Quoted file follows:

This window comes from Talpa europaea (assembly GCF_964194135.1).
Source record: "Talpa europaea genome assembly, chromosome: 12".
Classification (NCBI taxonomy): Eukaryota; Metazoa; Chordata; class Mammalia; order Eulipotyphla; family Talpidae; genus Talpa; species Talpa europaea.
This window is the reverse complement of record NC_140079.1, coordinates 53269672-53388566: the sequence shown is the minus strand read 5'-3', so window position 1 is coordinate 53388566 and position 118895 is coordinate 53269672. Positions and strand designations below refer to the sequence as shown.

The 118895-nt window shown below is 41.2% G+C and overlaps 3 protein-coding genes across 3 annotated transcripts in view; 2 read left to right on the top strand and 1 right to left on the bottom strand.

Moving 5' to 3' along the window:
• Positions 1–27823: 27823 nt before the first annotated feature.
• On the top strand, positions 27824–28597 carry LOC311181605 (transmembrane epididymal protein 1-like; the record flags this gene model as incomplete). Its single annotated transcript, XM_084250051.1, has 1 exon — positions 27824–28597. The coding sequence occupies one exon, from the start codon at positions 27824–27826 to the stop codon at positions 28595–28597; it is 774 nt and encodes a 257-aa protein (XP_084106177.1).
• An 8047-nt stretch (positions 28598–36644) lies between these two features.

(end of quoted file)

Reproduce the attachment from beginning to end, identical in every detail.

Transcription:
This window comes from Talpa europaea (assembly GCF_964194135.1).
Source record: "Talpa europaea genome assembly, chromosome: 12".
Classification (NCBI taxonomy): Eukaryota; Metazoa; Chordata; class Mammalia; order Eulipotyphla; family Talpidae; genus Talpa; species Talpa europaea.
This window is the reverse complement of record NC_140079.1, coordinates 53269672-53388566: the sequence shown is the minus strand read 5'-3', so window position 1 is coordinate 53388566 and position 118895 is coordinate 53269672. Positions and strand designations below refer to the sequence as shown.

The 118895-nt window shown below is 41.2% G+C and overlaps 3 protein-coding genes across 3 annotated transcripts in view; 2 read left to right on the top strand and 1 right to left on the bottom strand.

Moving 5' to 3' along the window:
• Positions 1–27823: 27823 nt before the first annotated feature.
• On the top strand, positions 27824–28597 carry LOC311181605 (transmembrane epididymal protein 1-like; the record flags this gene model as incomplete). Its single annotated transcript, XM_084250051.1, has 1 exon — positions 27824–28597. The coding sequence occupies one exon, from the start codon at positions 27824–27826 to the stop codon at positions 28595–28597; it is 774 nt and encodes a 257-aa protein (XP_084106177.1).
• An 8047-nt stretch (positions 28598–36644) lies between these two features.